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Particularly fascinating interview with Jeffery A. Martin here, not just for his research into the Enlightened, but for his eventual synthesis towards a speculative life for the newly near-immortal.

Other transhuman future titbits from around the web of late:

RSAnimate: The Divided Brain

Posted by on May 21st, 2012

As the Alchemists know, the first grind is the mind:

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In this new RSAnimate, renowned psychiatrist and writer Iain McGilchrist explains how our ‘divided brain’ has profoundly altered human behaviour, culture and society.

the brain-controlled drones are here

Posted by on April 25th, 2012

Take the Emotiv EPOC neuroheadset, connect it to an AR Drone using the dark magix of computer science and you get this:

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thanks Justin Pickard!

Telekinetic Boarding (sport of the futurepresent)

Posted by on February 22nd, 2012
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Read the how & the who at Engadget…

DIY Transcranial Magnetic Stimulation

Posted by on November 16th, 2011

LEGAL AND MEDICAL DISCLAIMERS… That said, check this out:

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via @eglinski

The Animated “Stoned Ape”

Posted by on August 1st, 2011

Longtime readers will know by now that – scientific issues aside – some of us here at Grinding have a fondness for the “Stoned Ape” theory of the evolution of consciousness, language and technology.

The following video details a… version of that theory – with killer videodrome singularity robots, too.

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“This is a clip from Duncan Trussell’s Comedy Central Pilot “Thunderbrain.” The animation and voice over was by Will Carsola from daybyday ( and it was produced by RZO Hothouse (”

Lock memories in with odor reactivation

Posted by on January 26th, 2011

Interesting brain hack discovered by researchers, using smell to lock-in a memory during sleep.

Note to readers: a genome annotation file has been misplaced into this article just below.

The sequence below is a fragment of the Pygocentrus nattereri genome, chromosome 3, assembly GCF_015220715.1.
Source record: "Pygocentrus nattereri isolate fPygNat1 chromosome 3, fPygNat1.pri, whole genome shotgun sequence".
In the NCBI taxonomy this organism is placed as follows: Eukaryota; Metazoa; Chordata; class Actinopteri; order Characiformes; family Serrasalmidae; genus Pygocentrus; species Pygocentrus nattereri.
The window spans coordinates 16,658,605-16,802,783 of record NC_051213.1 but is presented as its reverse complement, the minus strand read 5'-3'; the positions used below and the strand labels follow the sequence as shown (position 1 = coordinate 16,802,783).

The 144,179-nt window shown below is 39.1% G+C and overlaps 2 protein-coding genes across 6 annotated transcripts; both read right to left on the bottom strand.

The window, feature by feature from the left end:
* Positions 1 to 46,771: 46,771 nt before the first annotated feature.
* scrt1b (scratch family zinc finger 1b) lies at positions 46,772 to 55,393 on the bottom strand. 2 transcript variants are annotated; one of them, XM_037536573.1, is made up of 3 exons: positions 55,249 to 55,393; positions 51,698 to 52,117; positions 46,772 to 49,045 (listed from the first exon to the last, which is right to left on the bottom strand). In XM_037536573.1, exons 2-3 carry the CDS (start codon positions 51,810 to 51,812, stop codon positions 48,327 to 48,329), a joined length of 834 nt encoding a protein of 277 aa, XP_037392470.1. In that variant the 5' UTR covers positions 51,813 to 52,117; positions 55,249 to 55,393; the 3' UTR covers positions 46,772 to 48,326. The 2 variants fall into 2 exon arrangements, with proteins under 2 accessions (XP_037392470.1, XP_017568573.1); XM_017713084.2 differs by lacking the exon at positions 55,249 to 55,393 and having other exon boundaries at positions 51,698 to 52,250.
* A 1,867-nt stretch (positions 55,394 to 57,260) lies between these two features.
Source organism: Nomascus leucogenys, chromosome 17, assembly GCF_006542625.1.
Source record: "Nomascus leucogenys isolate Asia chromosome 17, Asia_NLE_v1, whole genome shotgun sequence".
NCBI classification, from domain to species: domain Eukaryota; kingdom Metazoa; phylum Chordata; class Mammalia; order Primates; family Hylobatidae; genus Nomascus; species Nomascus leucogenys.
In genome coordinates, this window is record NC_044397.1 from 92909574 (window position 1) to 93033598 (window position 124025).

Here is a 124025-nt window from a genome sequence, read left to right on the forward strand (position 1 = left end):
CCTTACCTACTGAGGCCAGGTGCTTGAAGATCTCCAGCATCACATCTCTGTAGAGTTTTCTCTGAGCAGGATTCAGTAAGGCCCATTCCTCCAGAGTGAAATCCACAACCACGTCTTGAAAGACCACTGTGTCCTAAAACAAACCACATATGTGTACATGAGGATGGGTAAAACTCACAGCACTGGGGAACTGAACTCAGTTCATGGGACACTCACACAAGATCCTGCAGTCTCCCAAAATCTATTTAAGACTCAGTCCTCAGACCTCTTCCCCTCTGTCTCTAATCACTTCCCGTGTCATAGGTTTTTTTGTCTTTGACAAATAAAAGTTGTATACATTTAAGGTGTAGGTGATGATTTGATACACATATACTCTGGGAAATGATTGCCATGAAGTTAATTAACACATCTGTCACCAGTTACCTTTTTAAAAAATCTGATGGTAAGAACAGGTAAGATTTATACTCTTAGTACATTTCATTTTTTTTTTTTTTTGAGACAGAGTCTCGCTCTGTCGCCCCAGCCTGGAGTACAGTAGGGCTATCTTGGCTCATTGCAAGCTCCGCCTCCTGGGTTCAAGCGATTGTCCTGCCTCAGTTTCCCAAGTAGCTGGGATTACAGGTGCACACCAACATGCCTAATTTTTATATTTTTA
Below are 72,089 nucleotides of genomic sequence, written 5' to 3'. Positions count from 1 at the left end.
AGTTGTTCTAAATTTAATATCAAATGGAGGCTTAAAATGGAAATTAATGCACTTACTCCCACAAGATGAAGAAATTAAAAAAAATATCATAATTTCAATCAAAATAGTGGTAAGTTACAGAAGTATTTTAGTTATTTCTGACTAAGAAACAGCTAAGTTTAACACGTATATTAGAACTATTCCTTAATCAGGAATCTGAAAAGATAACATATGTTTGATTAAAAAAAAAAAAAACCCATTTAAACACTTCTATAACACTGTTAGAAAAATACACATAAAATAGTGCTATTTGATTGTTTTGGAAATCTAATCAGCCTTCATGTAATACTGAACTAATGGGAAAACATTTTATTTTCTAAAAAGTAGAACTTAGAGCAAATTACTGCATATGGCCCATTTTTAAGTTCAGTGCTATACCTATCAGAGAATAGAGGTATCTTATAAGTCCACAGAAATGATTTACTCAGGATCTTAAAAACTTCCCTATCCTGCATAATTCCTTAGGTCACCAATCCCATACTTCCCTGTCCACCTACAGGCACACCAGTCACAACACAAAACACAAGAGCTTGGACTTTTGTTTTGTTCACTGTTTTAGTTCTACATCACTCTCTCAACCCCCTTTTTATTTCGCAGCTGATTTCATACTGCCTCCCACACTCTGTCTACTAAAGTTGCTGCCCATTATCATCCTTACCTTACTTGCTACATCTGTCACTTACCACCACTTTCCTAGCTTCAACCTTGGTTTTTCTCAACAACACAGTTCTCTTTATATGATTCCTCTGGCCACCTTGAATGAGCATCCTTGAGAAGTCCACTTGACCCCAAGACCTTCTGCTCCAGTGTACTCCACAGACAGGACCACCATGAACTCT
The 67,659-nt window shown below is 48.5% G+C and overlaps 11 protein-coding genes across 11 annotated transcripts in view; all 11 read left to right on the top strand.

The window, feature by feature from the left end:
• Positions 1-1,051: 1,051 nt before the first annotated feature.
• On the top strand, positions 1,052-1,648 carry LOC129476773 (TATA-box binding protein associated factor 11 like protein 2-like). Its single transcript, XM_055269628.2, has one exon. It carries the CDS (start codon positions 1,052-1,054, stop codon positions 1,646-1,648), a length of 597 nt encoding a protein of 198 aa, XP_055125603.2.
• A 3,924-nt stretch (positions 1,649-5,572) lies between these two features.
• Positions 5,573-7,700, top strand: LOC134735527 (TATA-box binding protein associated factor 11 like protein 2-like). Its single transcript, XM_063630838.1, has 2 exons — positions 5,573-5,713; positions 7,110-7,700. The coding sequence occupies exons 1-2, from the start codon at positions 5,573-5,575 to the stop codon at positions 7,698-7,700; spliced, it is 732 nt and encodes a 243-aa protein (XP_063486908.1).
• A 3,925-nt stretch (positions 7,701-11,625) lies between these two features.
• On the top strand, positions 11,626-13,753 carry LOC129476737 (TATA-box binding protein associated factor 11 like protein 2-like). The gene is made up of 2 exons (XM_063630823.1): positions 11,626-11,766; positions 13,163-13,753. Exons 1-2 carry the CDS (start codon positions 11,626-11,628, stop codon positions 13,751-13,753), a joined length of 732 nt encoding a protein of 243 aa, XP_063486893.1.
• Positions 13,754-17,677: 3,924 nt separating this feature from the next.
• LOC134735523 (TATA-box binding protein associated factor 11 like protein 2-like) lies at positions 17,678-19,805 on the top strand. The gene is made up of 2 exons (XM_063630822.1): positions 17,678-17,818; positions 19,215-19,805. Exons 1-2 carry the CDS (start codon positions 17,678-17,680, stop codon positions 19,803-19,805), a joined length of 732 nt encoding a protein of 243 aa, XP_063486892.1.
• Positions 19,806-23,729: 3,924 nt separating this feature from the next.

WIRED has the story:

In the new study, volunteers played a Concentration-type game in which they had to remember the locations of pairs of cards. Meanwhile, a mask wafted a slightly unpleasant odor into the volunteers’ nostrils. Once the volunteers had mastered the game, some stayed awake while others took about a 40-minute nap. Researchers reactivated the memory in some volunteers by releasing the odor again. After the nappers woke up, the volunteers played a slightly different version of the card game and were tested to see how well they recalled the locations of the original cards.

Both sleeping and awake volunteers who didn’t have their memories jogged by the odor remembered about 60 percent of the pairs. When researchers triggered memory reactivation while volunteers were awake, recall of the correct locations dropped to about 41 percent. The researchers had expected that result. Previous studies have shown that replaying a memory while awake makes it vulnerable to interference from new material, such as from the second card game.

But the real surprise came when the team replayed memories in the sleeping volunteers and checked how that affected their waking performance. “With odor reactivation, they were almost perfect,” says coauthor Susanne Diekelmann, a psychologist and neuroscientist at the University of Lübeck in Germany. Volunteers correctly picked out about 84 percent of the original card pairs when the memory replayed during a nap that consisted mostly of deep slow-wave sleep (volunteers were woken up before they entered rapid eye movement, or REM, sleep).

Brain scans also revealed that different areas of the brain were involved during memory replay depending on whether the volunteers were awake or asleep. While awake, replaying the memory triggered activity mostly in the right lateral prefrontal cortex, a part of the brain involved in memory recall. But during sleep, memory replay was associated with strong activity in the hippocampus and parts of the cortex. The hippocampus is involved in memory formation, and memories are transferred from short-term memory in the hippocampus to long-term memory in the cortex. Reactivating memories during sleep may speed the transfer, Diekelmann says.

The researchers are now testing whether replaying memories during REM will also stabilize them. Brain activity during that sleep state is similar to that while awake, so the researchers suspect memories may become unstable during REM to allow for editing and reorganization.

hat-tip to Digitalyn